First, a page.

# Lesson Video: Vector Subtraction Physics

In this video, we will learn how to subtract one vector from another in two dimensions, using both graphical and algebraic methods.

13:34

### Video Transcript

In this lesson, we’re going to learn how to subtract one vector from another vector, both graphically and using unit vector notation.

We will start with the graphical method. Before we begin to learn how to subtract vectors graphically, let’s refresh our memory on what a vector is and how to represent a vector graphically. A vector is a quantity that has both magnitude and direction. Let’s draw an example of two vectors 𝐀 and 𝐁. Let’s make vector 𝐀 have a magnitude of five units and be oriented horizontally to the right of our screen. Note that when we label our vector 𝐀, we draw a half arrow over the top of the letter. This is a common convention to show that a variable is a vector. In text form, it is common for the variable to be bolded. We will see this form when we do example problems at the end of our lesson.

We can draw vector 𝐁 to have the same magnitude of five units, but we can orient it vertically to the top of our screen. Both of these vectors have the same magnitude but are heading in different directions. We need to take extra care and make sure that we draw the vectors to the correct length in the representation because it will affect the outcome when we subtract them. Before we move on to subtracting our vectors, let’s draw one last vector that has components along both the horizontal and vertical axes.

The graphical representation of vector 𝐂 has a length of seven units along the horizontal to the right of our screen and four units along the vertical to the top of our screen. We can see that vector 𝐂 has a greater horizontal magnitude than vector 𝐀 but smaller vertical magnitude than vector 𝐁. Now that we have done a quick recap on what vectors are and how to draw them graphically, let’s dive into how to subtract vectors graphically.

When we’re subtracting vector 𝐁 from vector 𝐀, we can write this expression as 𝐕, the resultant vector, is equal to vector 𝐀 minus vector 𝐁. The approach we’ll be using to subtract vectors graphically is to add the negative of vector 𝐁 to vector 𝐀 and then apply the tip-to-tail method of adding vectors. We can do this because subtracting vector 𝐁 from vector 𝐀 is the same thing as adding negative vector 𝐁 to vector 𝐀.

When we talk about the negative of a vector, in this case, negative vector 𝐁, that means we need to rotate our vector 180 degrees from its starting position. Our new vector will be pointing in the complete opposite direction both horizontally and vertically from where the vector was originally. In the tip-to-tail method, one vector slides over until its tail is on the tip of the other vector. The resultant is drawn from the tail of the unmoved vector to the tip of the moved vector. Let’s subtract vector 𝐁 from vector 𝐀, which are both shown on the grid.

Before we subtract our vectors, let’s take a look at both their magnitudes and directions. Vector 𝐀 has a length of seven units along the horizontal axis to the right of our screen, and vector 𝐁 has a magnitude of three units along the horizontal axis to the right of our screen and four units vertically to the top of our screen. To Find the vector that is formed when we subtract vector 𝐁 from vector 𝐀, we start by drawing a vector that represents the negative of vector 𝐁. To do this, we rotate vector 𝐁 180 degrees until it’s pointing in the opposite direction both horizontally and vertically from where it was originally drawn. The length of the vector will still be the same, even though the orientation has changed.

For our example, vector 𝐁 was three units to the right and four units up. Therefore, vector negative 𝐁 would be three units to the left and four units down. Another way to draw the negative vector is to simply flip the tip and the tail of the original vector. In this case, vector negative 𝐁 would have its tail on the tip of vector 𝐁 and the tip of vector negative 𝐁 would be on the tail of vector 𝐁. It doesn’t matter which method you use as they both result in the negative of vector 𝐁.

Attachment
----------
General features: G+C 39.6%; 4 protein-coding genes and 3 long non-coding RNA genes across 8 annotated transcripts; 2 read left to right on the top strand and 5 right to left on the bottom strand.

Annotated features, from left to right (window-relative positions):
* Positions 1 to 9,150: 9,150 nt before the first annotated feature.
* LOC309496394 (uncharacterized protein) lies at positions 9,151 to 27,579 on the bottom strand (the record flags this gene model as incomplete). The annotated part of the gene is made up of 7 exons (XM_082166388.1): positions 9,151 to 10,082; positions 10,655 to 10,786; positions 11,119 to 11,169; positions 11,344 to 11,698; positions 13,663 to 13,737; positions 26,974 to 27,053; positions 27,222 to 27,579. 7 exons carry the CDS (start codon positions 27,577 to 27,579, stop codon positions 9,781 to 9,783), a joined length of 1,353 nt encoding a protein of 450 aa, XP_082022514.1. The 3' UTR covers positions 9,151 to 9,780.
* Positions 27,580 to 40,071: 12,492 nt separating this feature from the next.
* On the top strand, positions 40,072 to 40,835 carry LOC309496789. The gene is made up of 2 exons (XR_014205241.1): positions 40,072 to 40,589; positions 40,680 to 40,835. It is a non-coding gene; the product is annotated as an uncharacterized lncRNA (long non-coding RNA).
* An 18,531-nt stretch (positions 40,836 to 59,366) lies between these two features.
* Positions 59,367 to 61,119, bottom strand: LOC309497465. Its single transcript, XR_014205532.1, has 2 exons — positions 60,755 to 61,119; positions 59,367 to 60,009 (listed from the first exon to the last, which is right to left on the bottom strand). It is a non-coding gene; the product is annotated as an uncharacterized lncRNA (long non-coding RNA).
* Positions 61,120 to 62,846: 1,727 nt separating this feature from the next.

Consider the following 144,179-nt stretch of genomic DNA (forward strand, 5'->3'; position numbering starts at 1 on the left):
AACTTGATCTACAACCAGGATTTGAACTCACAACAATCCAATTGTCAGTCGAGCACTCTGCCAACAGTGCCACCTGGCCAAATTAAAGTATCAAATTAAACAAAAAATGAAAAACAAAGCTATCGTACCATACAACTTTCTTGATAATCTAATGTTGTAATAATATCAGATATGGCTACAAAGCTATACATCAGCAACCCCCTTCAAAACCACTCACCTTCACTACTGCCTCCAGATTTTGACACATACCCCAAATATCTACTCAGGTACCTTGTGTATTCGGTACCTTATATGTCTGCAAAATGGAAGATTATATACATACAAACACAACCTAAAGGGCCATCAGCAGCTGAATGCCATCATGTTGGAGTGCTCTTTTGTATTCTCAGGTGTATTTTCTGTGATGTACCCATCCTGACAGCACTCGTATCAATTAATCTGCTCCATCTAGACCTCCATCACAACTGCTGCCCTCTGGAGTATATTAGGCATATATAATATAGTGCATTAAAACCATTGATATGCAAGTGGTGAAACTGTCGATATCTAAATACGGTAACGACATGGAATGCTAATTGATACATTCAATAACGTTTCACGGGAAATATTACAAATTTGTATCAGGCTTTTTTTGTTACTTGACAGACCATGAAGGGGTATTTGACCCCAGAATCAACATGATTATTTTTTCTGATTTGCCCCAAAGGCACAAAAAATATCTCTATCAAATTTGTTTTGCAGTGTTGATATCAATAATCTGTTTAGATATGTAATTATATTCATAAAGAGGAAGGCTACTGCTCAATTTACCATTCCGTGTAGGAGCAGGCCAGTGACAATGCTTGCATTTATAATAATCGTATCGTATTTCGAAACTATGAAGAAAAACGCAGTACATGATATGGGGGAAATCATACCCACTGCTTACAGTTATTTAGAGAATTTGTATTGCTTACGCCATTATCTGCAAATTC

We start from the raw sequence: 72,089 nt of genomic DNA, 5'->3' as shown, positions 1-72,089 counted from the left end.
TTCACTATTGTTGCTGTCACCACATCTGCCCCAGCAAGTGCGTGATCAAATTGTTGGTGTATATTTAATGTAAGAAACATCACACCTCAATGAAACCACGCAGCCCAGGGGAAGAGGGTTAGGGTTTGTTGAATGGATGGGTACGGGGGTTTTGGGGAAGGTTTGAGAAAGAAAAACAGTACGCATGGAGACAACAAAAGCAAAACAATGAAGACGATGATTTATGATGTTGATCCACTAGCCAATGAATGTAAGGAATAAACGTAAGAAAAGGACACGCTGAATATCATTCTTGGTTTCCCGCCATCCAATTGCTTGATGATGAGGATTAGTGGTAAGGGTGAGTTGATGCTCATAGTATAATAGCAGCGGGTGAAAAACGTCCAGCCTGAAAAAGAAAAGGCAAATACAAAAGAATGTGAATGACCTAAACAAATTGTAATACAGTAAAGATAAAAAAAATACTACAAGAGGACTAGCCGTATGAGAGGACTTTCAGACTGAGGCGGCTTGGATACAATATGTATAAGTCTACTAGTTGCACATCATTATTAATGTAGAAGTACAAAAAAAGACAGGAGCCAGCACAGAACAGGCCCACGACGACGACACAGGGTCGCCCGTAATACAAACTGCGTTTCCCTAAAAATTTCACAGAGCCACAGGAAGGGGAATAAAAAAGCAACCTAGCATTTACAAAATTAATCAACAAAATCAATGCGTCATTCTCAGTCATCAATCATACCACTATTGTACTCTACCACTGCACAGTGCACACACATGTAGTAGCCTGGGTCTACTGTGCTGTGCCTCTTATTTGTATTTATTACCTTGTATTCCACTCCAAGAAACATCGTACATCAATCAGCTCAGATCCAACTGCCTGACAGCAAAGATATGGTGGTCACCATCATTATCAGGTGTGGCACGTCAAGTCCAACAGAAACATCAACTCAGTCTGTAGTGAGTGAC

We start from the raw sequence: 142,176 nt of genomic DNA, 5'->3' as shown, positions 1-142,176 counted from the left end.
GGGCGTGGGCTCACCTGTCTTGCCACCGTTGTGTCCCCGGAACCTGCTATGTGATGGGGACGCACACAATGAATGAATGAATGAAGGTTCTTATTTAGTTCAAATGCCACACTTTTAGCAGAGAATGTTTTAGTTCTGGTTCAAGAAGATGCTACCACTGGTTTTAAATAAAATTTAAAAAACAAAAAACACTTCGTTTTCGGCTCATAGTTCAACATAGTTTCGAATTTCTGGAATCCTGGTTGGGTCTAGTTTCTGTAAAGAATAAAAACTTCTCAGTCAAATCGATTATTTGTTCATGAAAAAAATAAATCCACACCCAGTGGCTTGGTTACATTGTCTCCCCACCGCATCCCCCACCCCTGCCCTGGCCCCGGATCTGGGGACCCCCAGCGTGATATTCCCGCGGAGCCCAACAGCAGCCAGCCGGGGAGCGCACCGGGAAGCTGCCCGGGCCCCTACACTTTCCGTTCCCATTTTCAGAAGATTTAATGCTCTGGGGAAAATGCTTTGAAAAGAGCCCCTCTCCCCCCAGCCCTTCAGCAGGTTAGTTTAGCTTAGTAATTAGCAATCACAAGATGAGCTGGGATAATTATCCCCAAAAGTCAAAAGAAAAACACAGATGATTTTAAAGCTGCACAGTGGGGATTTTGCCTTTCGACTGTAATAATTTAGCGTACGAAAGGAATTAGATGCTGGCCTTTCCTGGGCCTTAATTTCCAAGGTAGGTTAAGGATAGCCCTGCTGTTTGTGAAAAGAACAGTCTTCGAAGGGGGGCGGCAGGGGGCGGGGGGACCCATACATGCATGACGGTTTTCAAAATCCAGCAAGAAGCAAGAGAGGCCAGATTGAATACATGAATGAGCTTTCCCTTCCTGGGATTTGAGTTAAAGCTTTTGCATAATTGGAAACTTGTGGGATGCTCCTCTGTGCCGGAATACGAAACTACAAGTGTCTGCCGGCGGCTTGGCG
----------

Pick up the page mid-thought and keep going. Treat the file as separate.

For this example, we’ll use vector negative 𝐁 that’s shown by the dotted yellow line. We can now apply the tip-to-tail method. We leave vector 𝐀 where it is and slide vector negative 𝐁 over until the tail of vector negative 𝐁 is on the tip of vector 𝐀. It is important to slide over vector negative 𝐁 and not vector 𝐁 because otherwise we would be adding our original vectors together rather than subtracting them. Our resultant is drawn from the tail of vector 𝐀 to the tip of vector negative 𝐁. The direction our resultant points in is away from the origin or towards the tip of vector negative 𝐁. We can label the resultant vector 𝐕 as that is what we called our vector at the top of the screen. Our resultant vector has a length of four units horizontally to the right and four units vertically to the bottom of the screen.

Another way to subtract vectors is to use unit vector notation. Let’s recall that a unit vector is a vector of length one. Let’s take a look back at the three vectors that we drew at the beginning of our video when we were refreshing our memory on what a vector was and how to draw it graphically. Let’s start with vector 𝐀. We said that vector 𝐀 had a magnitude of five units along the horizontal axis to the right of our screen. In unit vector notation, we would say that vector 𝐀 has a value of five 𝐢 where the vector 𝐢 points in the horizontal direction. The expression would be vector 𝐀 is equal to five 𝐢, where the 𝐢 has a little hat to represent that it’s a unit vector. If this was in text form, our 𝐢 could be bolded to show that it’s a unit vector.

Vector 𝐁 also had a magnitude of five units, except this time, it was along the vertical axis. In unit vector notation, we would say that vector 𝐁 has a value of five 𝐣, where the vector 𝐣 points in the vertical direction. The expression is vector 𝐁 is equal to five 𝐣, with the 𝐣 having a little hat over it to represent its unit vector notation. Vector 𝐂 had a magnitude of seven units to the right along the horizontal axis and four units to the top of the screen along the vertical axis. In unit vector notation, vector 𝐂 would have a value of seven 𝐢 plus four 𝐣, where the vector 𝐢 points in the horizontal direction and the vector 𝐣 points in the vertical direction.

Now that we’ve done a quick recap on unit vectors, let’s go over how to subtract vectors when they’re in unit vector notation. When we’re subtracting vectors that are in unit vector notation, we need to subtract the individual components. This means we have to subtract the 𝐢 hats from each other and the 𝐣 hats from each other separately. The resultant vector 𝐕 would have an 𝐢-component that would be equal to the subtraction of the individual 𝐢-components and the 𝐣-component that would be equal to the subtraction of the individual 𝐣-components.